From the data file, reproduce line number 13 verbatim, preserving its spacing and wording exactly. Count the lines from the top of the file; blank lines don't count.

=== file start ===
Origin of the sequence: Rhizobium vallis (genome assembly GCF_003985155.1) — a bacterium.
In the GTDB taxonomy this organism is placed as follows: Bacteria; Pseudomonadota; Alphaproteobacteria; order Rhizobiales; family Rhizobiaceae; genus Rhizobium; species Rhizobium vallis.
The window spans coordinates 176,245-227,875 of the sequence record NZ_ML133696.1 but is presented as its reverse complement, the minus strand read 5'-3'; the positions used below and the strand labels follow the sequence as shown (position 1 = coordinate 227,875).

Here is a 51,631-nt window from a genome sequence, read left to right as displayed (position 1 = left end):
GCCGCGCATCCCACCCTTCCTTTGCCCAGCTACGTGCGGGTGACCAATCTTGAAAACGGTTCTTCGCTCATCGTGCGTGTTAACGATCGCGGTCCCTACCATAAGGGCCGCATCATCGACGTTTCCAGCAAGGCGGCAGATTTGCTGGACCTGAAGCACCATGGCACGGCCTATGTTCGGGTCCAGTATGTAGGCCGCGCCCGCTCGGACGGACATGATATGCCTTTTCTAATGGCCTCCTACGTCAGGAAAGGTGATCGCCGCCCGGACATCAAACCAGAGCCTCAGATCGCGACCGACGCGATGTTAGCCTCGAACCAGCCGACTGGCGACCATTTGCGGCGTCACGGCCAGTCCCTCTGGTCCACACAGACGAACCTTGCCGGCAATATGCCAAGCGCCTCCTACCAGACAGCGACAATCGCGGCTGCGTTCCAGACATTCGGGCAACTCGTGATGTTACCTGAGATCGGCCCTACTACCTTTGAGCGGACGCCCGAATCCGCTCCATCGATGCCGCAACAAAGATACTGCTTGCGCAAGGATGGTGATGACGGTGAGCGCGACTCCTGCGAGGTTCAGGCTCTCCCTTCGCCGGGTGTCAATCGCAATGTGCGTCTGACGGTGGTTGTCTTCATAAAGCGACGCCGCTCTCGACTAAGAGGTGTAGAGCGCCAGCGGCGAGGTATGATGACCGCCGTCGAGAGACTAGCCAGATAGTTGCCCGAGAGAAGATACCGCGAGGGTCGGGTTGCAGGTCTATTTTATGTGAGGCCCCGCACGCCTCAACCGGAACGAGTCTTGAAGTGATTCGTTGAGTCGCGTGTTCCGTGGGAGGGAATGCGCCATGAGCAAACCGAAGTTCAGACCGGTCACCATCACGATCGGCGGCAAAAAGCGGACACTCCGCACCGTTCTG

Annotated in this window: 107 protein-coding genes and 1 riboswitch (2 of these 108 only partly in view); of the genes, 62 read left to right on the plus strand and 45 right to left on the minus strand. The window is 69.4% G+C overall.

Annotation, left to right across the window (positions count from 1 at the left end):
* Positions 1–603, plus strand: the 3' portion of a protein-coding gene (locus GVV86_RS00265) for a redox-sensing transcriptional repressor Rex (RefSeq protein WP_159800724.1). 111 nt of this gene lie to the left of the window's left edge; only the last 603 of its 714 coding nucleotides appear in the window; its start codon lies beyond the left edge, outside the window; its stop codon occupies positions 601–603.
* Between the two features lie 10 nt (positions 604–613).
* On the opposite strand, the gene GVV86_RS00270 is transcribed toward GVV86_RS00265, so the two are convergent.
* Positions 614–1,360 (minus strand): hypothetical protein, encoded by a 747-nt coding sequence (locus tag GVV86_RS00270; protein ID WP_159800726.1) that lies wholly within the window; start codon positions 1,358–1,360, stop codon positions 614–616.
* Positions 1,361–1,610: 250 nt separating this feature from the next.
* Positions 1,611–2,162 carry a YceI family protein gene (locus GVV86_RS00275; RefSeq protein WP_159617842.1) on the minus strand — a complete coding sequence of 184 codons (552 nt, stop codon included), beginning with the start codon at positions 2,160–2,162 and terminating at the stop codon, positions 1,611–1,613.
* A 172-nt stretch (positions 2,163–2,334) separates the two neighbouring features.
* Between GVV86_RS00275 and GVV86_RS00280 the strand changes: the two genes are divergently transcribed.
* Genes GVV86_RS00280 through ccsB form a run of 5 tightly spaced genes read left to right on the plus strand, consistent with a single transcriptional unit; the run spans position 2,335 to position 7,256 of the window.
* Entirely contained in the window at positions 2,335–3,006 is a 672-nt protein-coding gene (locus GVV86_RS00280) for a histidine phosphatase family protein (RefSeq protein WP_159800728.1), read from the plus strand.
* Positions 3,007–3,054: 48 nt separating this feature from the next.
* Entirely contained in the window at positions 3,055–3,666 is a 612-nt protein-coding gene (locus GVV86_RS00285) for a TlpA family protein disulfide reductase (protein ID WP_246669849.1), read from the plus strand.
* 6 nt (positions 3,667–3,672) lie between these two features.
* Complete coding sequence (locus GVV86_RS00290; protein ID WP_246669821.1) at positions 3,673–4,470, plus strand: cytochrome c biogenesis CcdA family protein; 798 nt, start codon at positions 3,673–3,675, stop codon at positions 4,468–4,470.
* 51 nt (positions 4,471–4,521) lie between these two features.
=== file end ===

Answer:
* Positions 1,611–2,162 carry a YceI family protein gene (locus GVV86_RS00275; RefSeq protein WP_159617842.1) on the minus strand — a complete coding sequence of 184 codons (552 nt, stop codon included), beginning with the start codon at positions 2,160–2,162 and terminating at the stop codon, positions 1,611–1,613.